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Security questions raised following McKinley HS shooting

First responders converge on McKinley High School in Buffalo following the shooting of two people.
Thomas O'Neil-White
First responders converge on McKinley High School in Buffalo following the shooting of two people Wednesday.

The aftermath of the shooting at McKinley High School, where a student was stabbed and a security guard shot, raises questions about security measures in Buffalo Public Schools, and has officials asking what could have prevented the incident
Speaking with WBFO Wednesday evening, Buffalo Teacher Federation President Phil Rumore said violent incidents across the school district, and specifically at McKinley, have been growing this year.

“So we've been complaining about it for a while,” he said. “I mean some of the kids are telling the teachers they're afraid to come to school because they might get hurt if it doesn't change, then there has to be a change someplace because they have to sit down with the parents and sit down with the teachers that teach at that school and find out what needs to be done and then do it.”

While praying for the injured and lauding the quick response of Buffalo Police officers following the 911 call, Buffalo Public Schools Superintendent Kriner Cash said the district is trying to meet the security needs of its schools the best way it sees fit.

Buffalo Public Schools Superintendent Kriner Cash (left) and Buffalo Mayor Byron Brown meet with media following Wednesday's shooting at McKinley High School.
Thomas O'Neil-White
Buffalo Public Schools Superintendent Kriner Cash (left) and Buffalo Mayor Byron Brown meet with media following Wednesday's shooting at McKinley High School.

“We put additional resources at least 15 additional staffing sources in this year alone,” Cash said of bolstering the security apparatus in schools. “And every day we are looking to bolster wherever we see the data suggests. So security guards and offices, we put an addition of those into the budget. We also have additional SROs and police support and backup here, almost on a daily basis.”

But a shooting on school grounds raises a lot of alarm, and one parent standing outside McKinley Wednesday wondered if more security is the answer or if addressing the root causes of violence is the more progressive and less reactionary way to handle the problem.

Wednesday night, Gov. Kathy Hochul said she was "closely monitoring" the incident and that "gun violence is a public health crisis."

Cash also issued another statement to the Buffalo Public Schools Community that mentioned the incident, thanked police for being "on the scene immediately," while offering "thoughts and prayers" to those injured, their families and the "entire McKinley school community."

"Grief counseling and online SEL teaching resources will be provided to all students, parents, and teachers of the BPS anticipating the trauma this incident has had on all of us. Together, we will help each other through," he said.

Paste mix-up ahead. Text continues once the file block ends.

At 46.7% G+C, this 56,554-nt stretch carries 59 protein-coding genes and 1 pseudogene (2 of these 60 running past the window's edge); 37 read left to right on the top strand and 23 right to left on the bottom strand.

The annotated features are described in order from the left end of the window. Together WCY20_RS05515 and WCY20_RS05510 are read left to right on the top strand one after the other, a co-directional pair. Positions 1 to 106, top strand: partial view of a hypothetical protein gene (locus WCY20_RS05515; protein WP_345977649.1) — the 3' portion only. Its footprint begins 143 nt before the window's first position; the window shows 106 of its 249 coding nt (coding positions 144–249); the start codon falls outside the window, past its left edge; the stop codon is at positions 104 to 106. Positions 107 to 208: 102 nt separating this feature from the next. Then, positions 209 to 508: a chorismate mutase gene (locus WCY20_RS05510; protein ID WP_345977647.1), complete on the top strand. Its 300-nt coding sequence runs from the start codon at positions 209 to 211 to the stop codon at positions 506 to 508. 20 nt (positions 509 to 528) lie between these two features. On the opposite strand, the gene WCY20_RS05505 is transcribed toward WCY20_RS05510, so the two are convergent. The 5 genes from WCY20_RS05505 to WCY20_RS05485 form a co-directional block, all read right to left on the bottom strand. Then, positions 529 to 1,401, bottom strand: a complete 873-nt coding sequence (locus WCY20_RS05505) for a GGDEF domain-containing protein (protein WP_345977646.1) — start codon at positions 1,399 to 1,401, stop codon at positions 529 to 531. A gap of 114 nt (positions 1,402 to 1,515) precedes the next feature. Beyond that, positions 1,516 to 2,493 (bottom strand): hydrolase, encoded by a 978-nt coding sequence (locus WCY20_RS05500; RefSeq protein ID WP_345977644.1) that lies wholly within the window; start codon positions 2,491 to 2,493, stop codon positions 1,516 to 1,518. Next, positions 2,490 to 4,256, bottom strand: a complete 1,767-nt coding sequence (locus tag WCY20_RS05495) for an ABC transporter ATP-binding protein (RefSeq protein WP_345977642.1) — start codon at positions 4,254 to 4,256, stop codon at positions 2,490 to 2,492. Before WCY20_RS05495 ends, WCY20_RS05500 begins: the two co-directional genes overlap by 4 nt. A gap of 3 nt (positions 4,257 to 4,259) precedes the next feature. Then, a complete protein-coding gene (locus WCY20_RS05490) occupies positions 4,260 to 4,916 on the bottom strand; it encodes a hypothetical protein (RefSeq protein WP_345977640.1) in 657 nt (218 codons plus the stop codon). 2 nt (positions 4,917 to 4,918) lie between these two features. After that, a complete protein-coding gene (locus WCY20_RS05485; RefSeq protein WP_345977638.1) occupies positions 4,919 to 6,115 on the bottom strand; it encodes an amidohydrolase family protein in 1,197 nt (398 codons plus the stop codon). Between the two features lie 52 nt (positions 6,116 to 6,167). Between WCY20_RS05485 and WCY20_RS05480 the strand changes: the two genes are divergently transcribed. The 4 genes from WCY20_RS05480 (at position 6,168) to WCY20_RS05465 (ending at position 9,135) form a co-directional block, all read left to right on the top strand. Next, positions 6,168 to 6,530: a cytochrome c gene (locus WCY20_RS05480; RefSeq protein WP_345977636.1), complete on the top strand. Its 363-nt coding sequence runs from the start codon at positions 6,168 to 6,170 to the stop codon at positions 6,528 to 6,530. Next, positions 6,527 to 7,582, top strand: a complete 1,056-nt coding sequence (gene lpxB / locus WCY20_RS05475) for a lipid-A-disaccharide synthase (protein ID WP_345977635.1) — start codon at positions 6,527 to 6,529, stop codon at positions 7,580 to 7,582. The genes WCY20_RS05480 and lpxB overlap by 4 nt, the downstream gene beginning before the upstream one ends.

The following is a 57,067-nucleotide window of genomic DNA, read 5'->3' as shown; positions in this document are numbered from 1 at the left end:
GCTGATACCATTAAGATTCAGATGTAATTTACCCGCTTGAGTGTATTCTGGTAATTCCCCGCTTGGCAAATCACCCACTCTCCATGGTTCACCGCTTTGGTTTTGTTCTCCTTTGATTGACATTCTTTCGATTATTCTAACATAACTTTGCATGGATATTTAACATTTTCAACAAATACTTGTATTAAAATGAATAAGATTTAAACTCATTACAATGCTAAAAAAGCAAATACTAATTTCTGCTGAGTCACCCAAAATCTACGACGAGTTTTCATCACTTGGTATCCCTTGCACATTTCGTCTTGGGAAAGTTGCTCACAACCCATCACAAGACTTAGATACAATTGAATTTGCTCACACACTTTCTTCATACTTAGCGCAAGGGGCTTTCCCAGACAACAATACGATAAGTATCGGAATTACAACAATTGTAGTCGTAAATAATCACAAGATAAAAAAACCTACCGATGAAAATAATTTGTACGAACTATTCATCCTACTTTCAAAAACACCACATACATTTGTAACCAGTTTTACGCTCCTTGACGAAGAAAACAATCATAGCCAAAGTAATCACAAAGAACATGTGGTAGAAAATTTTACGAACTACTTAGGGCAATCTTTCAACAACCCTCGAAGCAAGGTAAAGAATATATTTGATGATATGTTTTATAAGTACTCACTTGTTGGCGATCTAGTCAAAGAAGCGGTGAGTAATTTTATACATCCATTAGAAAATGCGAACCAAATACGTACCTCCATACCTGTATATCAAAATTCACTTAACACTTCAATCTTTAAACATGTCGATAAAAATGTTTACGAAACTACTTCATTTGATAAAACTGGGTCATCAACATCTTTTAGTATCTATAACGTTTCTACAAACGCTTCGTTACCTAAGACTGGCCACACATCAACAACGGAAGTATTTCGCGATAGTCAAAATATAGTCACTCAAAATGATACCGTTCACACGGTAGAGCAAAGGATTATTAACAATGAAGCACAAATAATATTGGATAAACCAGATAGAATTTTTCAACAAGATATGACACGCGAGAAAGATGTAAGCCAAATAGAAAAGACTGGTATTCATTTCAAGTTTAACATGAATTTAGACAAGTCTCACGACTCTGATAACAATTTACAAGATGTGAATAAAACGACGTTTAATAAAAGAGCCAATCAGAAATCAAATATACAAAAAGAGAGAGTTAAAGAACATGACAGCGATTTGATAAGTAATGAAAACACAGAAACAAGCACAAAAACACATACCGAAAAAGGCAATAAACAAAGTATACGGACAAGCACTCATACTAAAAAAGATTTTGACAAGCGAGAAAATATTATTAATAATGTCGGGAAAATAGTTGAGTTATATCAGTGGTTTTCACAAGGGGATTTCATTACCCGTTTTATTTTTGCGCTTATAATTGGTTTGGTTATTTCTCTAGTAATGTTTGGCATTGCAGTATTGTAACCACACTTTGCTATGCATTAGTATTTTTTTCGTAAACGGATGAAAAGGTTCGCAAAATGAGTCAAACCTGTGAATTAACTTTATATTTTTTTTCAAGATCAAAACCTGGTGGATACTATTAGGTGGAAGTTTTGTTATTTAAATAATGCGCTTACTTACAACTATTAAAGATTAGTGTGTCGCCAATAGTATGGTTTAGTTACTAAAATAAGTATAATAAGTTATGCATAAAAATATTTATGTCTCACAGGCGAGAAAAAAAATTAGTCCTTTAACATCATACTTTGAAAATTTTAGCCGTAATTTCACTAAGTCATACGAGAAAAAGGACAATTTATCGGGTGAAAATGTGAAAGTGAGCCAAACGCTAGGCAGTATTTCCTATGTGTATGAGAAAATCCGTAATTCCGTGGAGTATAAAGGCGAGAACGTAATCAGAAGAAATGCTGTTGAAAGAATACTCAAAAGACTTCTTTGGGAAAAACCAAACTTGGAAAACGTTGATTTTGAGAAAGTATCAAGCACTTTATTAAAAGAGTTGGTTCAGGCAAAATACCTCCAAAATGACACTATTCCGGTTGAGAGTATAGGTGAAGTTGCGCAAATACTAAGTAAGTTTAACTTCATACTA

School officials also emailed their District-Wide Trauma Supports document to families.

Buffalo Public Schools District-Wide Trauma Supports document.
Buffalo Public Schools
Buffalo Public Schools' District-Wide Trauma Supports was emailed to families Wednesday evening.

Thursday morning, Buffalo School Board President Lou Petrucci provided an update to WBFO and talked about the district's response to the active crime scene and incidents of school violence in general.

"You have to balance with the needs of the police investigation versus the parents' very real need to find out about their children," Petrucci said.

WBFO's Jay Moran talks with Buffalo School Board President Lou Petrucci
 A headshot of Lou Petrucci.

Petrucci announced on Facebook early Wednesday that he would not seek reelection to the board this year.

Update, Wednesday 9:36 p.m.: Buffalo Police officials said a student was stabbed and a guard was shot. Previously it was reported that two people had been shot.

Born in Louisville, Kentucky, Thomas moved to Western New York at the age of 14. A graduate of Buffalo State College, he majored in Communications Studies and was part of the sports staff for WBNY. When not following his beloved University of Kentucky Wildcats and Boston Red Sox, Thomas enjoys coaching youth basketball, reading Tolkien novels and seeing live music.
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Jay joined Buffalo Toronto Public Media in 2008 and has been local host for NPR's "Morning Edition" ever since. In June, 2022, he was named one of the co-hosts of WBFO's "Buffalo, What's Next."

A graduate of St. Mary's of the Lake School, St. Francis High School and Buffalo State College, Jay has worked most of his professional career in Buffalo. Outside of public media, he continues in longstanding roles as the public address announcer for the Buffalo Sabres of the National Hockey League and as play-by-play voice of Canisius College basketball.